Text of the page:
Tuesday, September 3, 2013

the love affairs of nathaniel p.: a novel

There is something particularly flattering about an entire book dedicated to the kind of person you are, even if that portrait itself isn't very flattering. I felt reading Adelle Waldman's debut novel The Love Affairs of Nathaniel P. that slight swelling of the chest, as Hitler's ghost must whilst browsing the WWII section of every decent American library, to see so many words about one such as me. All kidding aside, I've steamrolled over a number of objectively decent relationships in the past few years for the same reasons as the titular literary Brooklynite at the center of this novel: because despite initial interest, after awhile, I just didn't feel it. And following simple laws of physics, Nate (and myself) finds that feelings of the other sort rush in to fill the void in ways that are often insufferable.

The novel opens with Nate running late to a party and running into a former lover, Juliet, on the street. Her reaction to the random encounter is less than civil and Nate seems stunned by it. True, the last time he saw her he did accompany her to the abortion clinic and pay for the procedure because of his role in that state of affairs. And then he had remained the whole of the day to comfort her before summarily abandoning Juliet because he hadn't truly liked her that much in the first place. But we, Nate included, shouldn't take this to mean Nate is heartless or cruel or indifferent to the sensibilities of women. After all, he is the "product of a postfeminist 1980s childhood and politically correct, 1990s college education. He had learned all about male privilege. Moreover, he was in possession of a functional and frankly rather clamorous conscience." This self-reassurance, by the way, is a quote you will see snipped and inserted into almost every review. And for good reason. It neatly summarizes Nate's opinion of himself (it is, after all, relayed to us through our ongoing privileged access to Nate's headspace) while also revealing his blind spots.

But I get ahead of myself. Nate is on the way to his ex-girlfriend's house for a dinner party consisting mostly of his friends. With this Elissa, the ex, Nate has not extricated himself from a frequent ritual of conversations and recriminations punctuated periodically by backsliding. This inability to let go, Nate tells us, stems from both his guilt over ending the relationship and his sympathies for Elissa's career plight as he sees it. At this party, he meets Hannah, an acquaintance of Elissa's that he initially downplays.

A few flirtatious emails later, thanks to the highbrow, left-leaning social conscience that defines and operates Nate's inner circle of friends, Nate and Hannah go out, followed by sex and a relationship, and ultimately, another breakup. The novel narrates the rise and demise of the couple through a series of set piece conversations and Nate's internal monologues staged at coffee shops, diners, parties, and the couple's respective apartments.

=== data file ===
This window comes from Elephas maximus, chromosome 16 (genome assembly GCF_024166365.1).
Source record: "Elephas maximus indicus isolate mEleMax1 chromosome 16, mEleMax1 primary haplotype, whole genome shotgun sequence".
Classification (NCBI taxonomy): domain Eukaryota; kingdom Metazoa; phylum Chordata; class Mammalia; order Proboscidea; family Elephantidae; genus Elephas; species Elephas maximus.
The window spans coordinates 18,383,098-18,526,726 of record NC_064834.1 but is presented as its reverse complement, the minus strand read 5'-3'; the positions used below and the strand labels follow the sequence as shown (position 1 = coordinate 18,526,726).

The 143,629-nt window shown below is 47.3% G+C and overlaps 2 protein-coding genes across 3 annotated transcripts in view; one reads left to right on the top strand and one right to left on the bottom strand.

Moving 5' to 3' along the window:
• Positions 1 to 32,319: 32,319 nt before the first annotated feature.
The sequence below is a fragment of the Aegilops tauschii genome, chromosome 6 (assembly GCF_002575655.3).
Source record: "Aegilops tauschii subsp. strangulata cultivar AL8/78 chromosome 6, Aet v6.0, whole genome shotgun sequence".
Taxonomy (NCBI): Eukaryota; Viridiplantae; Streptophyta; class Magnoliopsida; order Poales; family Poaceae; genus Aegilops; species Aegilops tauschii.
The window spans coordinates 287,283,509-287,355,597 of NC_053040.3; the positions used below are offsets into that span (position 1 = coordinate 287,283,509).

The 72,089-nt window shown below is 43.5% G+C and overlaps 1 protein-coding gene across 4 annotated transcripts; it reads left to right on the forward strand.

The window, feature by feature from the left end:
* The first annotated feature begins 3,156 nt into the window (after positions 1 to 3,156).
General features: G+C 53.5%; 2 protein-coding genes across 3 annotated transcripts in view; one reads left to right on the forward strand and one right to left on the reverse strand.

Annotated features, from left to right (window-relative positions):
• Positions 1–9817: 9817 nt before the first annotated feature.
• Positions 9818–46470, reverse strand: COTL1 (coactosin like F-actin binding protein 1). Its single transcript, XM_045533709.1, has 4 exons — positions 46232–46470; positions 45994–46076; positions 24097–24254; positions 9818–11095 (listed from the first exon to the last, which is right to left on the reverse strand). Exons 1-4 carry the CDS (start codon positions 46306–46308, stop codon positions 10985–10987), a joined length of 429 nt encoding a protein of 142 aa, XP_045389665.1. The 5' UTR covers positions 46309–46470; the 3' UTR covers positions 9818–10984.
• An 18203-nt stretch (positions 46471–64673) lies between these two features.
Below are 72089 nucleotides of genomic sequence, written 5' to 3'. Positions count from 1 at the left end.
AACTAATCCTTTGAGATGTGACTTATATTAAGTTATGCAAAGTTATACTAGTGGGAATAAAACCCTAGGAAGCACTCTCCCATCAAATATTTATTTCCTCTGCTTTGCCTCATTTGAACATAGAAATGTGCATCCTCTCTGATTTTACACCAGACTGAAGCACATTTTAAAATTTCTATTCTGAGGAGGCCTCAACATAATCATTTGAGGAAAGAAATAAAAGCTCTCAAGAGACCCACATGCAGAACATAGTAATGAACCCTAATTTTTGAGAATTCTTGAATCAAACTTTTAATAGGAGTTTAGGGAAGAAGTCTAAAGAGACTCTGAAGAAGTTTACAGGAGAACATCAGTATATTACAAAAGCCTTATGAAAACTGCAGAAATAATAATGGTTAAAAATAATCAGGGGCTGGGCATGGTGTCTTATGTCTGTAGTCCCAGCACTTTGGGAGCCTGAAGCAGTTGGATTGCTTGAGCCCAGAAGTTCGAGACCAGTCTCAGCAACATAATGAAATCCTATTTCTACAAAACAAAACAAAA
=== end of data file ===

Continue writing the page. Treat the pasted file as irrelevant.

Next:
Despite eavesdropping on Nate's internal monologues, we actually learn very about him and his motivations directly from him. Sure, he tells us his irritation at Hannah is irrational or his cruelty is often perverse. He repeatedly complains to himself about the stifling realities of a relationship (the other person there all the time! they ask you things! you have to care about their emotional well-being!). And yet his relationship with Elissa lasted several years, through both career and personal highs and lows. And transitioning out of his relationship with Hannah, he takes up with Greer, an autobiographer of her sexual and other flittering, a woman with much the same jejune personality as Elissa without the real-word albatross of a stalled career to weigh Nate down (Elissa's dinner guests at the novel's opening gossip negatively about Greer's very sizeable advance for her next book).

Hannah is the type of girl Nate feels he should be attracted to: smart, successful, witty. She is not, however, the girlish kind of pretty Nate typically pursues. Nor is she the histrionic sort. Despite what Nate might say and perhaps even believe for a time, the high maintenance and conventionally attractive is the kind of girl he is interested in. To put it bluntly, the novel winds up and then unwinds Nate's punishment of Hannah for falling in love with him when she is none of those things. He comes to loathe her "neediness," her simple desire to make things work with him and pain caused by his failings; his failure to try, his failure to recognize what he wants, and his biggest failure, the inability to be honest with either himself or her.